Moving the rodeo made sense, though, because it only sold 3,000 to 4,000 tickets at Kemper and is expected to sell 12,000 at the Sprint Center.
McGaskey said there have been no discussions between the city and the American Royal about renegotiating the current contract.
In addition to the contract, McGaskey said the city still owes $10 million in debt on Kemper, which will cost taxpayers $2.2 million each year until it is paid off in 2016.
The future of Kemper Arena could take several paths, ranging from demolition to repurposing. Only one scenario might keep Kemper as an arena, City Councilman Ed Ford told the Star.
"The only way Kemper could remain viable is if we could get an NHL or NBA team at Sprint that would open up events for Kemper," he said.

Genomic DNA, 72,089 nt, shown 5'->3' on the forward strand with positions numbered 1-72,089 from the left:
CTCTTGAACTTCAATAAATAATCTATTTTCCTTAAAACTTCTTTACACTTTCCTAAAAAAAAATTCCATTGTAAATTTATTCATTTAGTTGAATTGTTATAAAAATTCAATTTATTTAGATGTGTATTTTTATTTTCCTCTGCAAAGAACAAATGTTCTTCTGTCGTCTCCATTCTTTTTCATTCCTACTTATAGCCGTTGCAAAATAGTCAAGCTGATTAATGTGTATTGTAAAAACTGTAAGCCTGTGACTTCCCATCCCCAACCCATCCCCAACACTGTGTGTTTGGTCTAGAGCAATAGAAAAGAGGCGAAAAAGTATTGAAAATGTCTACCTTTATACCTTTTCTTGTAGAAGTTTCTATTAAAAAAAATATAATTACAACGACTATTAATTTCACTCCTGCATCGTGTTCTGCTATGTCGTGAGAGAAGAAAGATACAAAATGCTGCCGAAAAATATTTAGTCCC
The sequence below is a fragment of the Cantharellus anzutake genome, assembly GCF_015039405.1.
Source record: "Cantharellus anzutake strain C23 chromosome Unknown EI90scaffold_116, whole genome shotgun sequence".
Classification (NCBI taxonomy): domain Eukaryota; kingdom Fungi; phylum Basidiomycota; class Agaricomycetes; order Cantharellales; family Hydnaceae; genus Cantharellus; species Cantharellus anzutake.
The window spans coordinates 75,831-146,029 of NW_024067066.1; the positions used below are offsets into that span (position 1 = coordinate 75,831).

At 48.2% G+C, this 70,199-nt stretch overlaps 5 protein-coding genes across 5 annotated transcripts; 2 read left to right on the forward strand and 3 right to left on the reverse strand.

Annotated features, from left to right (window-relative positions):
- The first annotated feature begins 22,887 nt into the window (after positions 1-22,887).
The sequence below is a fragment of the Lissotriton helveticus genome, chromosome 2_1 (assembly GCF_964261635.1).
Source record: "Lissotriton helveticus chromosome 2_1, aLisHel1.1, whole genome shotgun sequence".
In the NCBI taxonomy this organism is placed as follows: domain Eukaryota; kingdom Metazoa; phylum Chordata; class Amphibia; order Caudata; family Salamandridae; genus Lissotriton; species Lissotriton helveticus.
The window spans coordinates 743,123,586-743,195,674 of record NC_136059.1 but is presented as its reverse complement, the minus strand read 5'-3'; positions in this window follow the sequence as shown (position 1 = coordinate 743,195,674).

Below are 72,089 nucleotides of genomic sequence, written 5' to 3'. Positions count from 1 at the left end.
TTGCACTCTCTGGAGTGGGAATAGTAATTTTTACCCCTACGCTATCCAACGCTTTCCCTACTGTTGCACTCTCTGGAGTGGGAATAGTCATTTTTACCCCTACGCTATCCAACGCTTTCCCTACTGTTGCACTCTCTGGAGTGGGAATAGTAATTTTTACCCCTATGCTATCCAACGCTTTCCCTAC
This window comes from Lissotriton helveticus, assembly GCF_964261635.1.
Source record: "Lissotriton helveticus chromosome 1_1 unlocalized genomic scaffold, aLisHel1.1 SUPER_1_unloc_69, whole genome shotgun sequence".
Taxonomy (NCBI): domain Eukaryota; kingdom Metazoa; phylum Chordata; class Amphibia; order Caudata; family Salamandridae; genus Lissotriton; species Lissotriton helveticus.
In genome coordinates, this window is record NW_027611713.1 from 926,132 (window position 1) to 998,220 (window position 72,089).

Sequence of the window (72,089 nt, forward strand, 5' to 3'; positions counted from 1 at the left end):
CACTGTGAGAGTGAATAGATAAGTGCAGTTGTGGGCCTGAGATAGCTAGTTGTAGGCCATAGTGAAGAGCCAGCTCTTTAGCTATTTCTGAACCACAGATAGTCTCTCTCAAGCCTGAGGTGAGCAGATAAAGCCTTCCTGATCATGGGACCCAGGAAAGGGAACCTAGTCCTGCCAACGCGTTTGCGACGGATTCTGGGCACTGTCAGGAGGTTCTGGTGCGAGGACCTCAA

But the city and AEG, the company that manages both Kemper and the Sprint Center, are unable to say how realistic that possibility is.
In a more likely scenario, Kemper would still hang around, just not as an arena, Ford and others say.
"I think it's been apparent for some time that we don't need two competing arenas in the city," Ford said.
Alternate uses could include a skating rink, indoor soccer facility, megachurch or outdoor amphitheater. All of those are just blue-sky ideas at this point, though.
AMERICAN ROYAL WANTS KEMPER RAZED
October 27, 2011
Copyright 2011 MediaVentures
Kansas City, Mo. - American Royal leaders called on the city to demolish Kemper Arena and
replace it with a new equestrian and agricultural center, the Kansas City Star said.
R. Crosby Kemper Jr. and his son Mariner Kemper also pledged at a news conference to help